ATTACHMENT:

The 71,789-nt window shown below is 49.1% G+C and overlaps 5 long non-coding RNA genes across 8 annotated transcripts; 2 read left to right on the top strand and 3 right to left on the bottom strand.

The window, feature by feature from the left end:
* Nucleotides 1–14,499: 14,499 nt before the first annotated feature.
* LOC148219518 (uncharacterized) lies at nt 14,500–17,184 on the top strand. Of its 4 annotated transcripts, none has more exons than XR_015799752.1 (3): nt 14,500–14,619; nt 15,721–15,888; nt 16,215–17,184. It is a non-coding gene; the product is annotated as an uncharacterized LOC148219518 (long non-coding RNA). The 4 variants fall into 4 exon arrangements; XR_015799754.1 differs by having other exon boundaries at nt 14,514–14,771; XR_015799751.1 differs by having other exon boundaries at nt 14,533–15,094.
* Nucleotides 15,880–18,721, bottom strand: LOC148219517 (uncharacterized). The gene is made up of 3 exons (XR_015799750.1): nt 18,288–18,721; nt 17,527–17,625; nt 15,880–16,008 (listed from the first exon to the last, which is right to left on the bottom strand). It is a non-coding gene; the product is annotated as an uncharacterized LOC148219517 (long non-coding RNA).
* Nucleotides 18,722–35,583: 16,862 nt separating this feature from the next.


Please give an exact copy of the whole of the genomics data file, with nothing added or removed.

The 71,789-nt window shown below is 49.1% G+C and overlaps 5 long non-coding RNA genes across 8 annotated transcripts; 2 read left to right on the top strand and 3 right to left on the bottom strand.

The window, feature by feature from the left end:
* Nucleotides 1–14,499: 14,499 nt before the first annotated feature.
* LOC148219518 (uncharacterized) lies at nt 14,500–17,184 on the top strand. Of its 4 annotated transcripts, none has more exons than XR_015799752.1 (3): nt 14,500–14,619; nt 15,721–15,888; nt 16,215–17,184. It is a non-coding gene; the product is annotated as an uncharacterized LOC148219518 (long non-coding RNA). The 4 variants fall into 4 exon arrangements; XR_015799754.1 differs by having other exon boundaries at nt 14,514–14,771; XR_015799751.1 differs by having other exon boundaries at nt 14,533–15,094.
* Nucleotides 15,880–18,721, bottom strand: LOC148219517 (uncharacterized). The gene is made up of 3 exons (XR_015799750.1): nt 18,288–18,721; nt 17,527–17,625; nt 15,880–16,008 (listed from the first exon to the last, which is right to left on the bottom strand). It is a non-coding gene; the product is annotated as an uncharacterized LOC148219517 (long non-coding RNA).
* Nucleotides 18,722–35,583: 16,862 nt separating this feature from the next.